Caring for Canines

I never thought I’d be living with nine greyhounds. But after falling in love with this often inhumanely treated breed there was no turning back.

I’ve always been a dog lover. In 2000 my husband John and I went to Arizona and happened to walk past a greyhound race track. I was intrigued—but knew nothing about the abusive treatment rampant in racing. My husband discouraged a visit and I resolved to learn more about the breed from home.

I learned that in 1995, 30,000 healthy young dogs were euthanized, often under inhumane circumstances, for not running fast enough. I swore then that my next dog would be a greyhound. My first attempt to adopt one was unsuccessful because I had cats. But then I learned about Chinook Winds.

This organization changed my life. Who knew that Edmonton had such a hearty volunteer spirit, and that my love for these animals would be right at home. I went to a meet-and-greet and fell in love with one of the dogs, and when my husband later walked into the small shop, all the canines turned and looked at him. We were both sold.

Days later Zinny, a two-year-old dog, came home with us. We began volunteering with Chinook Winds and I’m now the Vice President. Throughout the years we’ve fostered dogs, and most of the nine we now own were ones we just couldn’t let go; one had been in six previous homes, another had a broken leg without tendons, and another had one eye.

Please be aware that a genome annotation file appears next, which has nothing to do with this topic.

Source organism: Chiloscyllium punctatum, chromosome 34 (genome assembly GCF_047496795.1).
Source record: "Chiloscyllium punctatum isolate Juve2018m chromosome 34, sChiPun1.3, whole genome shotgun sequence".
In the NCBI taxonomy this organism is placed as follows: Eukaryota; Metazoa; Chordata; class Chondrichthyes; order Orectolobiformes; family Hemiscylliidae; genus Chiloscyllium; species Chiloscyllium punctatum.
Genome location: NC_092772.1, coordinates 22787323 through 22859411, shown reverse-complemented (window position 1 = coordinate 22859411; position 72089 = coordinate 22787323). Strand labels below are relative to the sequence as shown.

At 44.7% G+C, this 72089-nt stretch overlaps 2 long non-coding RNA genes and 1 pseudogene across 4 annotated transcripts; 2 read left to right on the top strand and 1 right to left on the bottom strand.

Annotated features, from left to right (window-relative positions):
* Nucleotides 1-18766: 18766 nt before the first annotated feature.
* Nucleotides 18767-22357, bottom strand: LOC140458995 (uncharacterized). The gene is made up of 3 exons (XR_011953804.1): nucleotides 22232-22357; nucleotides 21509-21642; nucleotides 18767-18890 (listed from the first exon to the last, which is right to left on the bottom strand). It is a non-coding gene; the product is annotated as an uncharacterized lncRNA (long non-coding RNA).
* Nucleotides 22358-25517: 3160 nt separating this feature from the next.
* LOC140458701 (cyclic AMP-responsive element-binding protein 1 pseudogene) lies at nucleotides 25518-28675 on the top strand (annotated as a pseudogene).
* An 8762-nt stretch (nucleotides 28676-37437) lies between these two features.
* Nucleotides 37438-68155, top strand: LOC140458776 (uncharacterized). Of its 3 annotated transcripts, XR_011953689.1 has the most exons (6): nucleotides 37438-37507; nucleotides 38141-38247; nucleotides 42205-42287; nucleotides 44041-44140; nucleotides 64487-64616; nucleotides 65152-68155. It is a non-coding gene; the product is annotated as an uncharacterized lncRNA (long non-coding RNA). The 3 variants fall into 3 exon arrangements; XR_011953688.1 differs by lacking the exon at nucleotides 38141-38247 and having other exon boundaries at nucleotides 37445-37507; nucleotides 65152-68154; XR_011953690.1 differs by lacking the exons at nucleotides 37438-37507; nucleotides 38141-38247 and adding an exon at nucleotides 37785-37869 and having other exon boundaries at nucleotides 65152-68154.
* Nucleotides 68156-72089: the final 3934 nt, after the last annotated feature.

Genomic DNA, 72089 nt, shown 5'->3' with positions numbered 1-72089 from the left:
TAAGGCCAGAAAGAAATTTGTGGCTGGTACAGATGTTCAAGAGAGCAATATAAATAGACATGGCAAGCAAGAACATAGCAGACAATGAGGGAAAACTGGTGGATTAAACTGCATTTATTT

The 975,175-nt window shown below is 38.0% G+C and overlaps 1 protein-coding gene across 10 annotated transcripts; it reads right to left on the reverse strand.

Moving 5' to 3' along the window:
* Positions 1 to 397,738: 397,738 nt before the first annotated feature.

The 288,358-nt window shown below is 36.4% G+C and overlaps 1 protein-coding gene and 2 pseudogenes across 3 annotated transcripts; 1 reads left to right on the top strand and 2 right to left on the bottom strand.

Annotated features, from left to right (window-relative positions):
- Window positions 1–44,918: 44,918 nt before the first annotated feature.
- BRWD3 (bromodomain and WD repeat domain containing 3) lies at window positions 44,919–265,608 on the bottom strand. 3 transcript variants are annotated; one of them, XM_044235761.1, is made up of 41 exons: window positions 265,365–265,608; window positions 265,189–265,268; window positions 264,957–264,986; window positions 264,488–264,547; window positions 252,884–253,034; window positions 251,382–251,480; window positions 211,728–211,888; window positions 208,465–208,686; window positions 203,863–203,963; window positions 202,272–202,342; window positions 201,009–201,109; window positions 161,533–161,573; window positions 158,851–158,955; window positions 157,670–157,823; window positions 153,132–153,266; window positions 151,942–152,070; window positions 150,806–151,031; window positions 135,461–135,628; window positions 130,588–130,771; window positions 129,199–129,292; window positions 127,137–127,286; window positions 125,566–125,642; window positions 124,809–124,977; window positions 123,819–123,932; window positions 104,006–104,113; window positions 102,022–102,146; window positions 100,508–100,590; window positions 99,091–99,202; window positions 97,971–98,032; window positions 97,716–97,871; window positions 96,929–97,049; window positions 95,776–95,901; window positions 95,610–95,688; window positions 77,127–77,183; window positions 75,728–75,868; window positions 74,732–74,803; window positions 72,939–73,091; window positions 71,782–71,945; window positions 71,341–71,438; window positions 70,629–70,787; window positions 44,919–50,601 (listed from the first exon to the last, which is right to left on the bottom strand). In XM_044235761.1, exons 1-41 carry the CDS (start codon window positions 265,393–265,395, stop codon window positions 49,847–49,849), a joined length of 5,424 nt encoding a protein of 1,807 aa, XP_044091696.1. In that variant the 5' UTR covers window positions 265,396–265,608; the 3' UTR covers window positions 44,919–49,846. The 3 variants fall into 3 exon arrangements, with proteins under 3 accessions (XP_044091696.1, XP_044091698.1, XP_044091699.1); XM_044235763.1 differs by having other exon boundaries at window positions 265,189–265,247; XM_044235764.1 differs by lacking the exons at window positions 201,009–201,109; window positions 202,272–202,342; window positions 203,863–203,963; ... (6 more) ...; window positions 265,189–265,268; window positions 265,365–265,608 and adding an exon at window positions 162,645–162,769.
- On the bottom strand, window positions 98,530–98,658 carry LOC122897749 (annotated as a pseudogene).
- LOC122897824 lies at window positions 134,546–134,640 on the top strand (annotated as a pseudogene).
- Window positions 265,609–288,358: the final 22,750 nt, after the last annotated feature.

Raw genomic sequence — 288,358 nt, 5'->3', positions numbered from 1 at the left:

Edmonton provides great support. We are part of the Downtown Business Association’s Jingle On Indoor Parade (the greys are Santa’s reindeer) and it’s been so much fun. Edmonton pet stores help us get the word out about adoption, and West Edmonton Mall allows us to do meet-and-greets. Edmonton has allowed us to build a big volunteer base of foster homes and people willing to transport dogs. Meet-and-greets in other cities are never as well attended as here. There’s just something about this city that seems to foster a giving, energetic attitude.

My employer, Alberta Health Services, has been generous and flexible with my volunteerism. I’ve worked with them for nine years and my current position is Executive Assistant to the Vice President, Central Zone North. We have a give and take relationship. If a dog is in trouble, they help me fulfill my desire to help.

I work about 40 weekends per year helping greys. In 2010, 95% of greyhounds finished their racing careers were placed into loving homes.
 

Where Next?

Debbie Ward

Photo of Debbie Ward

Debbie Ward has a love affair going with her nine greyhounds. When she became involved with Chinook Winds, her life was changed. Now the Vice President of the volunteer organization, Debbie feels grateful for the support she receives from her employer, Alberta Health Services for the time they allow her to help with her special dogs.

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